U Shwe Maung, a member of Myanmar parliament who was claimed ineligible to run for re-election due to supposed issues of citizenship, recently wrote an opinion piece for the New York Times.
"I wish I could say I am an exception. But Rohingya, along with most other Muslims in Myanmar — who together make up at least 4 percent of the population — are being deliberately targeted for exclusion. Neither I nor the other two Rohingya lawmakers currently in Parliament will be back when the new assembly convenes in January. Only a handful of Muslims nationwide even have the chance to compete, after the election authorities disqualified dozens of Muslim candidates.
The Rohingya have not only been blocked from standing for election; many have also been denied the freedom to vote. In February, President Thein Sein revoked 750,000 temporary identification documents known as “white cards,” most held by Rohingya, and subsequent legislation and court rulings explicitly denied suffrage to former white-card holders. This is the case even for people who had been allowed to vote in previous elections, and despite the fact that Rohingya make up 95 percent of some constituencies, including Buthidaung Township, in Rakhine State, which I represent."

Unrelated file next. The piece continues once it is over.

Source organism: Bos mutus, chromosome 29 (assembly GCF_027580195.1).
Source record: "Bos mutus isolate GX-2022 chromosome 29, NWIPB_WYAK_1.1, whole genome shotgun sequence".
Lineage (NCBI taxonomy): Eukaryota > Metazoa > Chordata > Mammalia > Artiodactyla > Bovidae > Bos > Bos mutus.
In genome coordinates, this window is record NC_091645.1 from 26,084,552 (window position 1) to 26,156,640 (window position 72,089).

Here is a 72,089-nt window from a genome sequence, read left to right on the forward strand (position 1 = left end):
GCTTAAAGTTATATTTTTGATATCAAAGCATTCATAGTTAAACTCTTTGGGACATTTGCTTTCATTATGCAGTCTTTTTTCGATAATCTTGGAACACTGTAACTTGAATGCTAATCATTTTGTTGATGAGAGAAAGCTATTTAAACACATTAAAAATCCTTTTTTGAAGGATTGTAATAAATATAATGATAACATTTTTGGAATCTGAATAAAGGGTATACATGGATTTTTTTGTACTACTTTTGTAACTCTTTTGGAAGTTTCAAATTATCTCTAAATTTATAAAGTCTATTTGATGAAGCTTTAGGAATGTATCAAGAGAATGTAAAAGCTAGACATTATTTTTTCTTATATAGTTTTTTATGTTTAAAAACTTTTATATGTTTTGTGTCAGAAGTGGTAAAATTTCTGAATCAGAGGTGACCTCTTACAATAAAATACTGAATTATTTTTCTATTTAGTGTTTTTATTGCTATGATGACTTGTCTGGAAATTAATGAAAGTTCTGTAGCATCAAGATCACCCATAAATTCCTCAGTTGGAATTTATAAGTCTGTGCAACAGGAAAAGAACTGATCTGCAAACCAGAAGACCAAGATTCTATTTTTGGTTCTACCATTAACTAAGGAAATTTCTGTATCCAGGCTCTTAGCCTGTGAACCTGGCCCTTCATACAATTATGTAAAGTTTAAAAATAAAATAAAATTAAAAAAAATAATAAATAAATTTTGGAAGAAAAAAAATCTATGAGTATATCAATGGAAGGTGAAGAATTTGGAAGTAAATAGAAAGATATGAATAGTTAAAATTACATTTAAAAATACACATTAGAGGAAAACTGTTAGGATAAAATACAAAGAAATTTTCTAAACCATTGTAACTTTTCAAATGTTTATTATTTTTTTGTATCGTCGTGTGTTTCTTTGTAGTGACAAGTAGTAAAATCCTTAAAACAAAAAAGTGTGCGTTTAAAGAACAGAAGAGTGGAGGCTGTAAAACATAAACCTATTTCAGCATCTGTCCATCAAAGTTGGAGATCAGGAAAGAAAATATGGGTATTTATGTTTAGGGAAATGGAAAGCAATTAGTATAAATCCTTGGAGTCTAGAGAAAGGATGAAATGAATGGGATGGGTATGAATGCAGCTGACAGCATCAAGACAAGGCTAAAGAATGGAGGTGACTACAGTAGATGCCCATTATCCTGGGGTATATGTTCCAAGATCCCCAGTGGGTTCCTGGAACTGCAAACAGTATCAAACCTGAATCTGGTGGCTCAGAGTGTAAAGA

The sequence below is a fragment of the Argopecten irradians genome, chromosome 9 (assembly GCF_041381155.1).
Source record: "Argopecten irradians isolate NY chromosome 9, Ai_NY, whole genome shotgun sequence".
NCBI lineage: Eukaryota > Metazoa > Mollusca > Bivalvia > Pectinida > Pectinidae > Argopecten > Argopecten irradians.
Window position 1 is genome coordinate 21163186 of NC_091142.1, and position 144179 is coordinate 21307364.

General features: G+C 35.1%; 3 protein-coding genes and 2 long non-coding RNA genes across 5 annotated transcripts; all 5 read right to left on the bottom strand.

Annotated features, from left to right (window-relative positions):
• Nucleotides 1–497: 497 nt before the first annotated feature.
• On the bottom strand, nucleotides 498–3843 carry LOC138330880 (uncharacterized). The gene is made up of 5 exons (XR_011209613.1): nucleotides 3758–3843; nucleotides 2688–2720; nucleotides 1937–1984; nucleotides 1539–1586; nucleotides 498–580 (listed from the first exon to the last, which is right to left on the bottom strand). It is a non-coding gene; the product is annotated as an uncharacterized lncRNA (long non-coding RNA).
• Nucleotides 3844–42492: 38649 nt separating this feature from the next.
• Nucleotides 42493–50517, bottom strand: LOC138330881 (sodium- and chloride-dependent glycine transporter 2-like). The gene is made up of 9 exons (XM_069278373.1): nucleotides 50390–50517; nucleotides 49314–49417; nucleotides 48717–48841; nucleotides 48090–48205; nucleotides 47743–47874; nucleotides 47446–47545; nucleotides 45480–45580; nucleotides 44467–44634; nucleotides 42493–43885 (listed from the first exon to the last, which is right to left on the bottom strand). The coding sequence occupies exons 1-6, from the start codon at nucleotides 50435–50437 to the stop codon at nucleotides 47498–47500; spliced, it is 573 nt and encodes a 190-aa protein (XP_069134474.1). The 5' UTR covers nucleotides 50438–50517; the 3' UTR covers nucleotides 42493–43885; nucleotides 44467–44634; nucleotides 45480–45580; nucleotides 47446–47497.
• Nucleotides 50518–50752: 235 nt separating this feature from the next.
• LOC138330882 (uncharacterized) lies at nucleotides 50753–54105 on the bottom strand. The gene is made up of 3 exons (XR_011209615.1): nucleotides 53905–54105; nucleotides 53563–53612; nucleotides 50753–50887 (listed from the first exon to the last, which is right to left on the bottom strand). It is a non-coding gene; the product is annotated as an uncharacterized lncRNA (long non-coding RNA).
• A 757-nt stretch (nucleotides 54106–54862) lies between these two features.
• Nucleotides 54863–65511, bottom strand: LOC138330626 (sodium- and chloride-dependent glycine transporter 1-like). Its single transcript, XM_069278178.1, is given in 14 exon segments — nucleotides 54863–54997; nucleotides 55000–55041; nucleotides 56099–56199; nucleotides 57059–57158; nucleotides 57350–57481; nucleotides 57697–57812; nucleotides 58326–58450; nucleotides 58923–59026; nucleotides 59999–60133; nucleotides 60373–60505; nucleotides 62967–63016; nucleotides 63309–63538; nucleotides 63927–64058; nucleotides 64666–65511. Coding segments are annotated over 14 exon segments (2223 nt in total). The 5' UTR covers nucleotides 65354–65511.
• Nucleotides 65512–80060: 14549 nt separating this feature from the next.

Maung called for governments around the world to denounce the blatant discrimination against the Rohingya and push the Myanmar government to fix its harmful policies.
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Burma Task Force encourages everyone to use the hashtag #LetRohingyaVote in their social media posts. Let's make this a trending topic and raise awareness about this injustice!